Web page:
Methodology: Best of the Mac Web Survey

Dan Knight

Twice-a-year we ask for your feedback on the most significant independent Mac-related sites on the Web. By independent, we mean they are not run by Apple computer. By Mac-related, we mean sites that have a strong focus on the Mac (sorry, Register fans).

The survey leans toward established sites that are widely known, updated regularly, contain original content, have regular updates, and are freely accessible. Most of the sites have their own domain and focus specifically on the Mac, but not all do.

Every time we run our Best of the Mac Web (BotMW) survey, we get a lot of questions. This article attempts to address those questions.

Why isn't Apple's site included?

This is a survey of independent Mac-related sites. Apple's site is owned and operated by Apple.

Why aren't dealers listed?

Dealer sites rarely contain original content. Their purpose is selling. We don't include sites where the primary focus is them selling you a product.

Why aren't any link sites listed?

There are a lot of sites out there that are little more than one or more pages of links to other sites. These fail the original content test. SiteLink has done a nice job of differentiating itself from the rest of these by offering MacCentral, Version Tracker, and DealMac news feeds and by tracking how often SiteLink visitors follow the links to outside sites, but it still lacks original content.

Why isn't site X listed?

In some cases, it's because we've never heard of the site (there are hundreds out there, but we limit the survey to the best known 100). In other cases, it's because the site hasn't scored well enough in previous surveys to make the Best of the Mac Web survey. At times we've used Google to check how many outside links there are to a site. (Go to Google and type "" to see how many links there are to Apple's site. That's about four times as many as MacCentral, the best-linked independent Mac site.)

Isn't that unfair to new and growing sites?

Maybe, but we attempt to address that by including 100 sites on the survey. Every time we run the survey, 8-12 sites from the last one have stopped updating or gone away, so we have to add that many other sites to the mix to keep the count at 100. New sites can fare very well - MacMinute was new to our second BotMW survey and rated #11.

What about personal bias?

I've tried to avoid that from the beginning by asking other Mac webmasters for their input. I've also received a lot of feedback from readers during previous BotMW surveys which have shaped the current list. It's not a perfect list, but I'm giving it my best shot.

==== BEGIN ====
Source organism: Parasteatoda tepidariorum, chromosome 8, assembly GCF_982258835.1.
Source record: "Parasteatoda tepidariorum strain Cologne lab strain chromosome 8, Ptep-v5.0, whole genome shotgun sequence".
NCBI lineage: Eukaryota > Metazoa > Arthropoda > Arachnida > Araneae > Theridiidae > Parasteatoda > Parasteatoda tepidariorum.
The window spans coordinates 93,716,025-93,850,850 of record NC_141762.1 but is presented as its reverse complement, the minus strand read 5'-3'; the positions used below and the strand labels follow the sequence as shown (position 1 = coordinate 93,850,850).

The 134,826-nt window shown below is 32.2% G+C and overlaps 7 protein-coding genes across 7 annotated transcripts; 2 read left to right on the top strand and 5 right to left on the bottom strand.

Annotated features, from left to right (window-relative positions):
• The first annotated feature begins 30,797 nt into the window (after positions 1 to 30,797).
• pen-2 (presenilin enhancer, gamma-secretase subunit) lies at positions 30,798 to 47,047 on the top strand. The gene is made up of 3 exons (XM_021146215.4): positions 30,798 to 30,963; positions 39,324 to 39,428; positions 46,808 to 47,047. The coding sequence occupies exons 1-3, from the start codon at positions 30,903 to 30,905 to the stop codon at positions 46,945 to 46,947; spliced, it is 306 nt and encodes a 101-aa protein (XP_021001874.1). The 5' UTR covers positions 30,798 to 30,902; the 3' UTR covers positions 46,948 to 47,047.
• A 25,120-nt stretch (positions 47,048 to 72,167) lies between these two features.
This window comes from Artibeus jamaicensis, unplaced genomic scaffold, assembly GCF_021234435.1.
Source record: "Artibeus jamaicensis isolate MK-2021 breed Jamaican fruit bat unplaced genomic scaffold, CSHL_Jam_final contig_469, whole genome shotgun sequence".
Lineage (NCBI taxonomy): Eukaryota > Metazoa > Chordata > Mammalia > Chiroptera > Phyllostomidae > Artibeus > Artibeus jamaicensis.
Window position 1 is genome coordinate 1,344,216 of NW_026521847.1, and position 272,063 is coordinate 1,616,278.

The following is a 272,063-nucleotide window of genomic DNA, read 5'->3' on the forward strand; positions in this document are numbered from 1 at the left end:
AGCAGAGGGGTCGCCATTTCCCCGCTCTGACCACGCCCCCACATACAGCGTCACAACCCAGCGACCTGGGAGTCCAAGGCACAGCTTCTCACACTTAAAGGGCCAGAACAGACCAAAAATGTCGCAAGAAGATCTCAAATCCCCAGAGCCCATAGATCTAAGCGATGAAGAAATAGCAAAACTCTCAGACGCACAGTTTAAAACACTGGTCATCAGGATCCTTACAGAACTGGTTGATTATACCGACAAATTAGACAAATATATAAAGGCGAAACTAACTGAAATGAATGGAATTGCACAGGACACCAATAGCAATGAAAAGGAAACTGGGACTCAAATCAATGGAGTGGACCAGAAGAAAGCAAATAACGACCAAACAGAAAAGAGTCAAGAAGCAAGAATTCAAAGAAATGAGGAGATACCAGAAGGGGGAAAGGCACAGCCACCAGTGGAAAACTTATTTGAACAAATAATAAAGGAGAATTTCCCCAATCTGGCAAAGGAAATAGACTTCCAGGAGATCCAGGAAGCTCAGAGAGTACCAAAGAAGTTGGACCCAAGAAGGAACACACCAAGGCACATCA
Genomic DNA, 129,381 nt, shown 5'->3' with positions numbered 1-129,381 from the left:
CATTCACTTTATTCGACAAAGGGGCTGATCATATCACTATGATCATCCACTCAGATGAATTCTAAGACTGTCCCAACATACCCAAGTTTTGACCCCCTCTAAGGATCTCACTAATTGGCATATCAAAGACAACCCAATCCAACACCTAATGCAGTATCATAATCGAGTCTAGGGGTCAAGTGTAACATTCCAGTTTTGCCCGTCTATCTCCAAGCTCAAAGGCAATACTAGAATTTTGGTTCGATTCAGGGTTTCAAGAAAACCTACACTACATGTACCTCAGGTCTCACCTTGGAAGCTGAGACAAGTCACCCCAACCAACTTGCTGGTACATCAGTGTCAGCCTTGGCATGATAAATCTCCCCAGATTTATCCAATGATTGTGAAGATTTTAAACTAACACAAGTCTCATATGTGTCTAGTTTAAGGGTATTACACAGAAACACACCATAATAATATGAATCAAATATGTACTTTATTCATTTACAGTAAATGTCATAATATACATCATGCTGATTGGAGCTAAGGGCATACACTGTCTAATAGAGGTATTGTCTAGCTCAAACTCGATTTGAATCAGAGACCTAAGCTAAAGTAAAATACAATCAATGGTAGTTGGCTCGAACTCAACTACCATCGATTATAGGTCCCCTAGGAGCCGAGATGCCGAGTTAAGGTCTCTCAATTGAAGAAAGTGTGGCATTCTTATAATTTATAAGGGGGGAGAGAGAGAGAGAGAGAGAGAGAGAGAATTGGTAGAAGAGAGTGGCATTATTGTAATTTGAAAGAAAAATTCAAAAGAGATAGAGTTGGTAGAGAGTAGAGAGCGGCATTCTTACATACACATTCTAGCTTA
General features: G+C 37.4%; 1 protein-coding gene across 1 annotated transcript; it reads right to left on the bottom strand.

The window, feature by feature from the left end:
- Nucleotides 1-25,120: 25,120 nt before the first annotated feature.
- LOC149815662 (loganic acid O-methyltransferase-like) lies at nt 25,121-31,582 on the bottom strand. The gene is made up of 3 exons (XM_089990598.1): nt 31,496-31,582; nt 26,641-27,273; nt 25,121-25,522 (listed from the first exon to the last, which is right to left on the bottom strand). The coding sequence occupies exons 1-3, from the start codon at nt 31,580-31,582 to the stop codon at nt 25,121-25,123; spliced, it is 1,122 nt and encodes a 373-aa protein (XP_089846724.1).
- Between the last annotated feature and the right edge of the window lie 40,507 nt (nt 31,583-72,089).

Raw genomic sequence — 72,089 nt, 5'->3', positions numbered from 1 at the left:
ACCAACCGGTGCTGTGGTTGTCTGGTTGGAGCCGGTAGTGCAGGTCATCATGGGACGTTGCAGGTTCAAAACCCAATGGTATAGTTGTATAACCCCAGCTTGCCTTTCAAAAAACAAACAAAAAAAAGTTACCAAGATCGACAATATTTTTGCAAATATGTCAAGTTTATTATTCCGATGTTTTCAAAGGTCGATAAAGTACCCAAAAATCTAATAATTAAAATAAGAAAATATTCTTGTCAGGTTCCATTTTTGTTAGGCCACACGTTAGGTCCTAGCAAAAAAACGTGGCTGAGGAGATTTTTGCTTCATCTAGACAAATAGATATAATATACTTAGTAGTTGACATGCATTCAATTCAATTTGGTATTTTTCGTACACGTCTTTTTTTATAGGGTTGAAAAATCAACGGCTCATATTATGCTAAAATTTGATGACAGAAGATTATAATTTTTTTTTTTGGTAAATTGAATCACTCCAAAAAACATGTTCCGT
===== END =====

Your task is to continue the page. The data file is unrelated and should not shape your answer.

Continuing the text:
What does it really measure?

Our surveys measure two things: How well known a site is and how well respected it is. By asking you to only vote on sites you are familiar with, the number of votes a site receives approximates a site's popularity. It's not the Nielsen's, but it should be a fair indicator. And going beyond a simple popularity contest, we really want to know what you think of the sites you visit regularly. It's your opinion, not popularity, that determines which sites are the best.

Can someone spike the results?

We've had sites try to do that, but the survey software used by is designed to prevent multiple votes. We do ask sites to link to the survey; we also ask that they not tell their visitors how to vote. We strongly discourage campaigning against other sites and will ban sites that do so from future surveys.

What if a site doesn't link to the survey?

It really shouldn't make much difference whether a site links to the Best of the Mac Web survey or not. With a dozens of sites linking to the survey, we have thousands of votes representing a broad cross section of Mac users. One site might generate more votes and be rated a bit more highly if it actively sends people to take the survey, but some sites have never linked to the survey and continue to score quite well.

Doesn't Low End Mac benefit from BotMW?

We run these surveys as a public service, since there are no independent measures (like Nielsen ratings on television) to tell us which are the most visited and most respected sites on the Internet. We might display another 20,000-40,000 ads during the survey period, but with today's ad rates, that's peanuts. We might also gain some new regular visitors - and that is intentional. One of our goals in running BotMW is to expose you to the breadth and depth of the Mac Web; there's a lot of good content out there.

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